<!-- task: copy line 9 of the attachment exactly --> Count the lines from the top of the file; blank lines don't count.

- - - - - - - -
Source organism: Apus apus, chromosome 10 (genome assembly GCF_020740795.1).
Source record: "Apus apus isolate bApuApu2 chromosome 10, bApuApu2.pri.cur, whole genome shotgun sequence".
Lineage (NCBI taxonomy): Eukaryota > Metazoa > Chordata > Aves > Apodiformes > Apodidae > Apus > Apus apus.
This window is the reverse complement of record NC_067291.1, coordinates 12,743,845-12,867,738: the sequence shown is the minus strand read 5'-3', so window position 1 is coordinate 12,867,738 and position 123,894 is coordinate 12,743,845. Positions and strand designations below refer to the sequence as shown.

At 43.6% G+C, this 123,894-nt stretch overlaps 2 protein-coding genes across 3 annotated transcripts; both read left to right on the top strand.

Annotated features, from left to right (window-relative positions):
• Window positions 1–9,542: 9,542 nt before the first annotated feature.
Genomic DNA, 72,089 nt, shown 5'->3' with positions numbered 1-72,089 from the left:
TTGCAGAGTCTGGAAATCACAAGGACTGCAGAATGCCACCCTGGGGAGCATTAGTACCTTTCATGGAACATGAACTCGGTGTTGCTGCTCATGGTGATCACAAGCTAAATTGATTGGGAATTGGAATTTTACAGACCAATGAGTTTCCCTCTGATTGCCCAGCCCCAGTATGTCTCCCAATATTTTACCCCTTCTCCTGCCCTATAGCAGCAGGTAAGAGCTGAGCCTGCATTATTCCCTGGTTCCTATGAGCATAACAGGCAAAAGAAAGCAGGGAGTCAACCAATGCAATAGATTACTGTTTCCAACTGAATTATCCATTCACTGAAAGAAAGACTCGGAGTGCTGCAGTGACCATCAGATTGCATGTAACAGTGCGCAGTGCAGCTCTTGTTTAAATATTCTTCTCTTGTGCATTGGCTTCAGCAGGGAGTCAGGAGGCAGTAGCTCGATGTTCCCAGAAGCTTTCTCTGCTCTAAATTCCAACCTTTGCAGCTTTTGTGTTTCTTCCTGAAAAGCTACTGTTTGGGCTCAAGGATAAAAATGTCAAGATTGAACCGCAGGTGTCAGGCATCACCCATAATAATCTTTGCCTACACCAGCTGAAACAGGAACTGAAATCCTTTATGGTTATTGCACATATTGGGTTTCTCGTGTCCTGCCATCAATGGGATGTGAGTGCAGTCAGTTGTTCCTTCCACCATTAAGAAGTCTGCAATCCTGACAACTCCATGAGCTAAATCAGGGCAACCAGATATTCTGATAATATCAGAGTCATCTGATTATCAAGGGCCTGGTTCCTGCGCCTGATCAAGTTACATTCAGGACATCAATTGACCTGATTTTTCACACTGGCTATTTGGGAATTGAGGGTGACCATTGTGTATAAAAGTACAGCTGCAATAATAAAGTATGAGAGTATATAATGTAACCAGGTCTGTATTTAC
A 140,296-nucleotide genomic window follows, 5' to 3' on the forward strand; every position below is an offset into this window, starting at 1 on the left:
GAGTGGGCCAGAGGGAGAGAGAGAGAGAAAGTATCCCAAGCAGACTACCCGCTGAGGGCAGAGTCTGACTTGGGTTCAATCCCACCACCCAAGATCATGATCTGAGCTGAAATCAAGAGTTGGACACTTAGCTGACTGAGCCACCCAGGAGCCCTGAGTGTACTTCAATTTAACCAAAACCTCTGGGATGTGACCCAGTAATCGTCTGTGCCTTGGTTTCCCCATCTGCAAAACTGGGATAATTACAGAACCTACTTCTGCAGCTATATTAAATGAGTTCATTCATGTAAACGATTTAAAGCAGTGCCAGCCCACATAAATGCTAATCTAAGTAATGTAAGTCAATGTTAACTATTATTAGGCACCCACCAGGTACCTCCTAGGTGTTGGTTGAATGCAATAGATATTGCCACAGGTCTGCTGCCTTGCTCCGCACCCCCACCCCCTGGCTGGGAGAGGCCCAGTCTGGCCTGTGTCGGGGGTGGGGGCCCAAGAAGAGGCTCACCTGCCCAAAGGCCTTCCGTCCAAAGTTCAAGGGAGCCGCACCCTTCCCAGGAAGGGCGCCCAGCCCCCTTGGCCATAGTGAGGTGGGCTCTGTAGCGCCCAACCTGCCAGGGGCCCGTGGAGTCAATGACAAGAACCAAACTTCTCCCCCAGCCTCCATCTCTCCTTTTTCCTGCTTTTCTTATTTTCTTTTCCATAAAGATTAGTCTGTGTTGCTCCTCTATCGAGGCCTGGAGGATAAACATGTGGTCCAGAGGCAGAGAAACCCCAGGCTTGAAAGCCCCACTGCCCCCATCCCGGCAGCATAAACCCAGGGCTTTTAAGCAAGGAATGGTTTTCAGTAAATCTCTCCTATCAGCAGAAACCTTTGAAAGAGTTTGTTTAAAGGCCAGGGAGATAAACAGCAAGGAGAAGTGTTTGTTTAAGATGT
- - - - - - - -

TTGCAGAGTCTGGAAATCACAAGGACTGCAGAATGCCACCCTGGGGAGCATTAGTACCTTTCATGGAACATGAACTCGGTGTTGCTGCTCATGGTGATCACAAGCTAAATTGATTGGGAATTGGAATTTTACAGACCAATGAGTTTCCCTCTGATTGCCCAGCCCCAGTATGTCTCCCAATATTTTACCCCTTCTCCTGCCCTATAGCAGCAGGTAAGAGCTGAGCCTGCATTATTCCCTGGTTCCTATGAGCATAACAGGCAAAAGAAAGCAGGGAGTCAACCAATGCAATAGATTACTGTTTCCAACTGAATTATCCATTCACTGAAAGAAAGACTCGGAGTGCTGCAGTGACCATCAGATTGCATGTAACAGTGCGCAGTGCAGCTCTTGTTTAAATATTCTTCTCTTGTGCATTGGCTTCAGCAGGGAGTCAGGAGGCAGTAGCTCGATGTTCCCAGAAGCTTTCTCTGCTCTAAATTCCAACCTTTGCAGCTTTTGTGTTTCTTCCTGAAAAGCTACTGTTTGGGCTCAAGGATAAAAATGTCAAGATTGAACCGCAGGTGTCAGGCATCACCCATAATAATCTTTGCCTACACCAGCTGAAACAGGAACTGAAATCCTTTATGGTTATTGCACATATTGGGTTTCTCGTGTCCTGCCATCAATGGGATGTGAGTGCAGTCAGTTGTTCCTTCCACCATTAAGAAGTCTGCAATCCTGACAACTCCATGAGCTAAATCAGGGCAACCAGATATTCTGATAATATCAGAGTCATCTGATTATCAAGGGCCTGGTTCCTGCGCCTGATCAAGTTACATTCAGGACATCAATTGACCTGATTTTTCACACTGGCTATTTGGGAATTGAGGGTGACCATTGTGTATAAAAGTACAGCTGCAATAATAAAGTATGAGAGTATATAATGTAACCAGGTCTGTATTTAC